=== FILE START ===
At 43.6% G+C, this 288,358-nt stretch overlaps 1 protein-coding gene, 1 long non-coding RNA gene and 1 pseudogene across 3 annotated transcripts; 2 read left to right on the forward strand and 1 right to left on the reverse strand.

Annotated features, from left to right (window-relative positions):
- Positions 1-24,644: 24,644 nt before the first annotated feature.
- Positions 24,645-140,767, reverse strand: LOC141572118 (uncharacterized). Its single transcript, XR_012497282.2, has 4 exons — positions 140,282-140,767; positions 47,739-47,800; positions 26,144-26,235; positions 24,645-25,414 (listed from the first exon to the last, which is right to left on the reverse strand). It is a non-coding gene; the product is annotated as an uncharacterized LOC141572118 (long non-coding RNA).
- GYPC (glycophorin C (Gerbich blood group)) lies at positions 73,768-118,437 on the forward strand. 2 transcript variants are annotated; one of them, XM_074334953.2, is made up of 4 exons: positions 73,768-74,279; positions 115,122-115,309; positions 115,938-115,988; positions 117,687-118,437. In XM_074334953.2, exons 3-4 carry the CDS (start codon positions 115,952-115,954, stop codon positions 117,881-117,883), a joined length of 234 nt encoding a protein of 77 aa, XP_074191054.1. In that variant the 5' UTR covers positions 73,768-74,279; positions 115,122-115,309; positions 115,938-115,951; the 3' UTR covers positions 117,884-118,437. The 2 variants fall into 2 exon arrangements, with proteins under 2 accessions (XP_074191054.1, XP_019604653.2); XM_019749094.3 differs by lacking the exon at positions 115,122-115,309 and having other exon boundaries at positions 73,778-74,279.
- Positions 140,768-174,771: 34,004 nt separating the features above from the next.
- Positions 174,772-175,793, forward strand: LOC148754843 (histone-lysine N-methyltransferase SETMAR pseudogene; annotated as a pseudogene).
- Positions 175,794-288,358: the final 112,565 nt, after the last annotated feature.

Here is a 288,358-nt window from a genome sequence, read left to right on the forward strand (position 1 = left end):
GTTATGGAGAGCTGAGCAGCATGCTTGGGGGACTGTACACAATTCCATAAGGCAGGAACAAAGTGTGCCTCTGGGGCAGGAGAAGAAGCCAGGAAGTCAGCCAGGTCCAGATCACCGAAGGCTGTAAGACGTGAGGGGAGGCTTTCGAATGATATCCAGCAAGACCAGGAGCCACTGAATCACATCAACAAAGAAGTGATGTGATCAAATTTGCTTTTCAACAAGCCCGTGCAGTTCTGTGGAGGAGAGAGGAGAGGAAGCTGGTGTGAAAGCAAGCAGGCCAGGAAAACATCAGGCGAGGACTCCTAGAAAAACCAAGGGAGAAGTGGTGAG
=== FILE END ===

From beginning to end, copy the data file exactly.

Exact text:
At 43.6% G+C, this 288,358-nt stretch overlaps 1 protein-coding gene, 1 long non-coding RNA gene and 1 pseudogene across 3 annotated transcripts; 2 read left to right on the forward strand and 1 right to left on the reverse strand.

Annotated features, from left to right (window-relative positions):
- Positions 1-24,644: 24,644 nt before the first annotated feature.
- Positions 24,645-140,767, reverse strand: LOC141572118 (uncharacterized). Its single transcript, XR_012497282.2, has 4 exons — positions 140,282-140,767; positions 47,739-47,800; positions 26,144-26,235; positions 24,645-25,414 (listed from the first exon to the last, which is right to left on the reverse strand). It is a non-coding gene; the product is annotated as an uncharacterized LOC141572118 (long non-coding RNA).
- GYPC (glycophorin C (Gerbich blood group)) lies at positions 73,768-118,437 on the forward strand. 2 transcript variants are annotated; one of them, XM_074334953.2, is made up of 4 exons: positions 73,768-74,279; positions 115,122-115,309; positions 115,938-115,988; positions 117,687-118,437. In XM_074334953.2, exons 3-4 carry the CDS (start codon positions 115,952-115,954, stop codon positions 117,881-117,883), a joined length of 234 nt encoding a protein of 77 aa, XP_074191054.1. In that variant the 5' UTR covers positions 73,768-74,279; positions 115,122-115,309; positions 115,938-115,951; the 3' UTR covers positions 117,884-118,437. The 2 variants fall into 2 exon arrangements, with proteins under 2 accessions (XP_074191054.1, XP_019604653.2); XM_019749094.3 differs by lacking the exon at positions 115,122-115,309 and having other exon boundaries at positions 73,778-74,279.
- Positions 140,768-174,771: 34,004 nt separating the features above from the next.
- Positions 174,772-175,793, forward strand: LOC148754843 (histone-lysine N-methyltransferase SETMAR pseudogene; annotated as a pseudogene).
- Positions 175,794-288,358: the final 112,565 nt, after the last annotated feature.

Here is a 288,358-nt window from a genome sequence, read left to right on the forward strand (position 1 = left end):
GTTATGGAGAGCTGAGCAGCATGCTTGGGGGACTGTACACAATTCCATAAGGCAGGAACAAAGTGTGCCTCTGGGGCAGGAGAAGAAGCCAGGAAGTCAGCCAGGTCCAGATCACCGAAGGCTGTAAGACGTGAGGGGAGGCTTTCGAATGATATCCAGCAAGACCAGGAGCCACTGAATCACATCAACAAAGAAGTGATGTGATCAAATTTGCTTTTCAACAAGCCCGTGCAGTTCTGTGGAGGAGAGAGGAGAGGAAGCTGGTGTGAAAGCAAGCAGGCCAGGAAAACATCAGGCGAGGACTCCTAGAAAAACCAAGGGAGAAGTGGTGAG